The federal listing of polar bears as a threatened species so outraged Alaska lawmakers, they considered spending more than a million dollars for a public relations effort to reverse the decision.
A request for proposals from public relations firms now has more modest goals: a conference assessing what the Endangered Species Act will cost Alaska, and whether a public relations campaign would be useful.
A legislative request for proposals from public relations firms was modified three times since mid-December. Proposals have been in hand since Jan. 20.
For a fee of up to $1.5 million, lawmakers are looking for someone who can put on a conference in Anchorage, gather panelists to speak on the effects of the ESA and recommend whether Alaska should embrace a public relations effort to counter its negative economic effects.
"We're not going to reverse the listing," said John Bitney, an aide to Rep. John Harris, chairman of the Legislative Council, which will make a decision on proposals. "I don't think we expected that."
With recent success by environmental groups petitioning for Alaska species to be listed, and seeking to block offshore petroleum exploration with lawsuits demanding that federal agencies do proper environmental reviews, Alaska lawmakers worry that the state's primary source of revenue is threatened.
As much as 90 percent of Alaska's general fund revenue is generated by the petroleum industry. Lawmakers fear restrictions to protect polar bears, Cook Inlet beluga whales or other listed species could diminish prospects for oil that could be shipped south through the 800-mile trans-Alaska pipeline or for natural gas that could fill a proposed multibillion dollar pipeline.
Majority lawmakers in the Alaska Legislature have been frank about their skepticism that polar bears are in danger from global warming, which they have characterized as a blip in the Earth's weather history. Both the House and Senate in 2007 passed resolutions urging the Bush administration to reject listing polar bears.
"The application for this listing is based on the unfounded, unproven scientific hypothesis that climate change is caused by human activity, in the form of increased release of carbon dioxide into the atmosphere," said Harris, who was House speaker at the time.
Lawmakers later appropriated money to back a lawsuit filed by former Gov. Sarah Palin to reverse the listing.
Harris, who recently pulled out of the race for the GOP gubernatorial nomination, declined to be interviewed about the public relations contract. Bitney said Harris is reticent to speak about proposals under review.
A conference to review the polar bear listing process and the science behind it has been criticized as a sham with preordained conclusions.
. Kassie Siegel, the Center for Biological Diversity attorney who drafted the petition to list polar bears, said lawmakers likely would tap into professional climate skeptics.
"It's been really well demonstrated that there's an orchestrated disinformation campaign to confuse people about climate change. There has been for years," she said.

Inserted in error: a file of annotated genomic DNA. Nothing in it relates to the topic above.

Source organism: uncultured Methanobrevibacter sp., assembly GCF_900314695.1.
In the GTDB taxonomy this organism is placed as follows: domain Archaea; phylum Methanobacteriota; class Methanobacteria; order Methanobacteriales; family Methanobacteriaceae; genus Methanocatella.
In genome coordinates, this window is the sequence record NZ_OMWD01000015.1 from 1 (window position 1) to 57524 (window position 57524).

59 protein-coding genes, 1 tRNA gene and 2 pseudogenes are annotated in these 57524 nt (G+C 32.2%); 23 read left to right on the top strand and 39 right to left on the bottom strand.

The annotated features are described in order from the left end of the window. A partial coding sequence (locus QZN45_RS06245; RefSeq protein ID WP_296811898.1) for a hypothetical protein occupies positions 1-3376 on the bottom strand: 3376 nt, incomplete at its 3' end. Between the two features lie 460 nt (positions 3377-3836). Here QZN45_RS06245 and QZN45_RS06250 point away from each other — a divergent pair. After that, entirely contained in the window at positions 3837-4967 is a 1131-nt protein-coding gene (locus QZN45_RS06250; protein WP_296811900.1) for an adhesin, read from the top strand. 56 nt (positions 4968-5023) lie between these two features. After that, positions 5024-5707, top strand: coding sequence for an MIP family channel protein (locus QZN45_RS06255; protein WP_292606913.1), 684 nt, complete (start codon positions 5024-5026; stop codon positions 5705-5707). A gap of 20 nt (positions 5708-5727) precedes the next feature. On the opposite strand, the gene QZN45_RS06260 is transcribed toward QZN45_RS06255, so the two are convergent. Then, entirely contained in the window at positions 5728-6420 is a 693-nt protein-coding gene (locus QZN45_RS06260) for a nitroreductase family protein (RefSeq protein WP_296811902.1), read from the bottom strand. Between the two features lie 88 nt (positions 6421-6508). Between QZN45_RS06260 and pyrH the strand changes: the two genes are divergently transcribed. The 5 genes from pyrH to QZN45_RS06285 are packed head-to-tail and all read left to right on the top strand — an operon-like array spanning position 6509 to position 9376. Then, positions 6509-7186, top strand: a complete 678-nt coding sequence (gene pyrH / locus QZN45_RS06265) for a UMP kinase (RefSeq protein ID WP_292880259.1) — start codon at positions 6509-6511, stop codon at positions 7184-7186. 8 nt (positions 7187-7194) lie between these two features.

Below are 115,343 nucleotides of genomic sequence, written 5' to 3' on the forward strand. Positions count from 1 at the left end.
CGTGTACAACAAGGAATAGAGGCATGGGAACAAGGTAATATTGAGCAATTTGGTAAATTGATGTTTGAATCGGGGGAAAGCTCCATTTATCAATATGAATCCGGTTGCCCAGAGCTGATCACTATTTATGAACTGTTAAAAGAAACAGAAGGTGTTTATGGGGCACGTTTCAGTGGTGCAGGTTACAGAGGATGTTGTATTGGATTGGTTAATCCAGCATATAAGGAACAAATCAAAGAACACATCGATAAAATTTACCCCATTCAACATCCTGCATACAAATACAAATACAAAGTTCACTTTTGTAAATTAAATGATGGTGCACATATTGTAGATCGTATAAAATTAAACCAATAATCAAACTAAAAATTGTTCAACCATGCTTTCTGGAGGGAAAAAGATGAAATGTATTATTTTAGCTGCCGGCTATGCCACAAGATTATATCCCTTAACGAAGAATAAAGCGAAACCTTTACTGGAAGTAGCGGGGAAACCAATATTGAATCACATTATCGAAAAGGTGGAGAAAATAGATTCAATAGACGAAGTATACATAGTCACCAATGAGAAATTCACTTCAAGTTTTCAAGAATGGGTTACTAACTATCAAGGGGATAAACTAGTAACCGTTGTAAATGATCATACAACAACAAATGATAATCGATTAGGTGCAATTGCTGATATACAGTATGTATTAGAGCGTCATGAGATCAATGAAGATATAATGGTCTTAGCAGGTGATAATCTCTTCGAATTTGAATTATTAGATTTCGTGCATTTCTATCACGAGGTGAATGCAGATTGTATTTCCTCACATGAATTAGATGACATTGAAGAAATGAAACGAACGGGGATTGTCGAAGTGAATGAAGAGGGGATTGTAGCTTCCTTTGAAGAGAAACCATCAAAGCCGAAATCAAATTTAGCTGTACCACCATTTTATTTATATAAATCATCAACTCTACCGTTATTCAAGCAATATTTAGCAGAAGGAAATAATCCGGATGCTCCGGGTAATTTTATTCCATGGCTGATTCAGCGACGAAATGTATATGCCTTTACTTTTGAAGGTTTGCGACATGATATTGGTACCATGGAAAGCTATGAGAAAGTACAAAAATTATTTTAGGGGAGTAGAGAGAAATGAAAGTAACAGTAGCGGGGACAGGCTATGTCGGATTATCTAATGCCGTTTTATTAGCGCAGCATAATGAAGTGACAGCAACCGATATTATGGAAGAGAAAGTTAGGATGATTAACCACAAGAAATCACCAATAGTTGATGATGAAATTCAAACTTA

The legislature's first request called for a conference that would have drummed up ammo to be used by state attorneys in the polar bear lawsuit. Respondents were to outline how they would support the state's position, enlist the assistance of other states' wildlife agencies and help prepare testimony before Congress.
That may have strayed into the governor's jurisdiction, Bitney said, and the proposal request was modified.
The final version asks companies to evaluate whether a public relations campaign based on the conclusions reached by the conference panel could diminish negative economic effects of the Endangered Species Act.
The conference would still review how the federal government concluded polar bears are endangered. The state claims polar bears should not be listed because their numbers have not crashed.
Palin raised the same issue. George W. Bush's Interior secretary, Dirk Kempthorne, said he considered all of Palin's points and rejected them. The polar bear listing, he said, was based on three findings: sea ice is vital to polar bear survival, the polar bear's sea-ice habitat has dramatically melted in recent decades, and computer models suggest sea ice is likely to further recede in the future.
Siegel said the polar bear listing process was exhaustive and likened lawmakers who reject the scientific findings to people who believe the Earth is flat.
"It's like holding a conference to try to disprove the theory of gravity because you wish that you could fly," she said.
Bitney said the motive behind Siegel's group clearly is to shut down oil development in the offshore Arctic. Lawmakers may choose not to award a contract, he said, but want a voice in the management decisions.
"At the end of the day I think what we're hoping for is a chance to bring these proposals out in the open and let's just see that they offered and what they're suggesting and see if it's worth going forward on," Bitney said.